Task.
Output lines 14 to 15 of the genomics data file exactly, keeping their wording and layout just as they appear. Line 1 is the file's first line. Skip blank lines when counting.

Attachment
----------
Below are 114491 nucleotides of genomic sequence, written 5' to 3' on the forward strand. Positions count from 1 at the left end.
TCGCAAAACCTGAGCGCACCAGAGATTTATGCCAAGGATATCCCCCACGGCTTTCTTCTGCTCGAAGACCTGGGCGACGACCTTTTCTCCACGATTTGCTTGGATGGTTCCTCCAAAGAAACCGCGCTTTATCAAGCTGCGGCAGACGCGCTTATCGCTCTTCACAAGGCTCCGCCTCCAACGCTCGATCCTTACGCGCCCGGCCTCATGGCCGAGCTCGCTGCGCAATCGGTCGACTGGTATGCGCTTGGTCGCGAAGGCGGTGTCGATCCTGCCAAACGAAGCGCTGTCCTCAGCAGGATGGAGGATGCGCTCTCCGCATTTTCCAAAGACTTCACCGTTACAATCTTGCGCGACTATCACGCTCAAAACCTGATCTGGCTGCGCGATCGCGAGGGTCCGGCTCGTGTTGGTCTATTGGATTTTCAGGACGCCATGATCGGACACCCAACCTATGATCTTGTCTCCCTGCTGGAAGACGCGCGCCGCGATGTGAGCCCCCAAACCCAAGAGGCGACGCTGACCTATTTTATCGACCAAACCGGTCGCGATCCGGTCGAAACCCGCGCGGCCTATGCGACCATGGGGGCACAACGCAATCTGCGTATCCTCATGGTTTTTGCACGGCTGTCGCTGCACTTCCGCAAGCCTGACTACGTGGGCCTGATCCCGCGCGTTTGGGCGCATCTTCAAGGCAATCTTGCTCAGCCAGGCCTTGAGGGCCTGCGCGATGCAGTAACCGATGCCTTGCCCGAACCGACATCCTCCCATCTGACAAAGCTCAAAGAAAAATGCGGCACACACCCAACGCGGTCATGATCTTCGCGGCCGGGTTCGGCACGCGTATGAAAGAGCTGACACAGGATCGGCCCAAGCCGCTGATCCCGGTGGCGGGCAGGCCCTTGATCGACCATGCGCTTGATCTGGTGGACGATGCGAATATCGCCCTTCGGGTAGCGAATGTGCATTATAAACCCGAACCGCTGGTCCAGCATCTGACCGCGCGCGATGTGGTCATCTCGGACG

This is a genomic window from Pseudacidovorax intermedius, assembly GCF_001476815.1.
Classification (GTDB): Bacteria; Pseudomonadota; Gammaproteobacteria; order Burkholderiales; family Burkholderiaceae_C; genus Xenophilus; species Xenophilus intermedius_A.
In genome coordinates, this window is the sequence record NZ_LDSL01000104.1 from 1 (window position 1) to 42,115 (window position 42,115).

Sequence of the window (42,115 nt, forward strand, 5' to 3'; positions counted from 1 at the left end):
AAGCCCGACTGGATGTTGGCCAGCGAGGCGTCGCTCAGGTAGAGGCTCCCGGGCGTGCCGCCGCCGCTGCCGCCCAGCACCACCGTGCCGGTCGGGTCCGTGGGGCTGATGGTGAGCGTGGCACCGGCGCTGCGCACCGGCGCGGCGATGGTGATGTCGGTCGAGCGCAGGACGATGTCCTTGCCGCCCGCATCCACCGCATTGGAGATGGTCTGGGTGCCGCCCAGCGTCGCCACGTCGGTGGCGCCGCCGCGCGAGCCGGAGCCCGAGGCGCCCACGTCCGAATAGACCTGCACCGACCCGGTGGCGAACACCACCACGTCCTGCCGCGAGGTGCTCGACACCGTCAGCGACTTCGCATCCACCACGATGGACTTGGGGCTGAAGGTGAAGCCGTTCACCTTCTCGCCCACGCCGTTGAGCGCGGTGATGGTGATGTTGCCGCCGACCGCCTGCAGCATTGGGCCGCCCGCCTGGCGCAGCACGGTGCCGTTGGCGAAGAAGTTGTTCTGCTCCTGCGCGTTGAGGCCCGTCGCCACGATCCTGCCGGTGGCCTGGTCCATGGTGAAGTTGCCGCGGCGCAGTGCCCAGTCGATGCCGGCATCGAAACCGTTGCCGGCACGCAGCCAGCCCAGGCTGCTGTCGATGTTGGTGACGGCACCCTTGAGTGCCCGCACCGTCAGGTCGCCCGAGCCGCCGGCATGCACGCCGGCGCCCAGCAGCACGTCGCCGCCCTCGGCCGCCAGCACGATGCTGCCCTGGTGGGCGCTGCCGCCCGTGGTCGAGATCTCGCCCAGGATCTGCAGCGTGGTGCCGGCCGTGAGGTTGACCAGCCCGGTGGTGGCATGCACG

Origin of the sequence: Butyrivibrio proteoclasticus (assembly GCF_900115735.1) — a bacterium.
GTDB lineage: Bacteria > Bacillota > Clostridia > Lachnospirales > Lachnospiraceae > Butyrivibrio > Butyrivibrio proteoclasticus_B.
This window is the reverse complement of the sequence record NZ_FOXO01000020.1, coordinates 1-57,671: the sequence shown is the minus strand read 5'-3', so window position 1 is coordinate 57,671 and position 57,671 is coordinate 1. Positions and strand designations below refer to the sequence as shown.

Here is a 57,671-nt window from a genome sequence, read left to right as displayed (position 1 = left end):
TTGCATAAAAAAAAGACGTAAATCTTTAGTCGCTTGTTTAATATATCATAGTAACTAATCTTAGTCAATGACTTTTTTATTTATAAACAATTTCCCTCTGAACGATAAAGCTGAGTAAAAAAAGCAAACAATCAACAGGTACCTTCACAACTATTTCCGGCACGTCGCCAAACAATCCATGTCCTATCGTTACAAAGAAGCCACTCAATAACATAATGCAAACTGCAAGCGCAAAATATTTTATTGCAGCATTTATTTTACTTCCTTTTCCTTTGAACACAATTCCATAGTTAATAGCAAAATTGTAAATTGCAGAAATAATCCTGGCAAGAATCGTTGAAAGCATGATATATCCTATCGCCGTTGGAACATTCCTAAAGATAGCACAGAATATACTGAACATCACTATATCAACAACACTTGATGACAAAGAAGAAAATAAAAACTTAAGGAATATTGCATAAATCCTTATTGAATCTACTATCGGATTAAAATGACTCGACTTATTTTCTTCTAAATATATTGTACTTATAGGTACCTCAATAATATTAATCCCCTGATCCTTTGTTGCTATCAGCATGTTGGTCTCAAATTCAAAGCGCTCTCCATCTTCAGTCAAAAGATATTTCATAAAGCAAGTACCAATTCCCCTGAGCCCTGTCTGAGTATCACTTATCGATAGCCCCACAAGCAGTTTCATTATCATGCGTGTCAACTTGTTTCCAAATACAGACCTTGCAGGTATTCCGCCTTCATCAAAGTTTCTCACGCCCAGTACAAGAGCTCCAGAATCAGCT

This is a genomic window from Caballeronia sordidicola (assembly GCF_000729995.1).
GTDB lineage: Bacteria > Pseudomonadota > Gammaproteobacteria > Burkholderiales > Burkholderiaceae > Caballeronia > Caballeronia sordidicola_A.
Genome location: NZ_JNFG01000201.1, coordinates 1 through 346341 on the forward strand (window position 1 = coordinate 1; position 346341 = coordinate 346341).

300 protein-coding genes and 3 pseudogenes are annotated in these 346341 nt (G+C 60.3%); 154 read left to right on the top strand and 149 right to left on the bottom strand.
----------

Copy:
GTDB lineage: Bacteria > Pseudomonadota > Gammaproteobacteria > Burkholderiales > Burkholderiaceae > Caballeronia > Caballeronia sordidicola_A.
Genome location: NZ_JNFG01000201.1, coordinates 1 through 346341 on the forward strand (window position 1 = coordinate 1; position 346341 = coordinate 346341).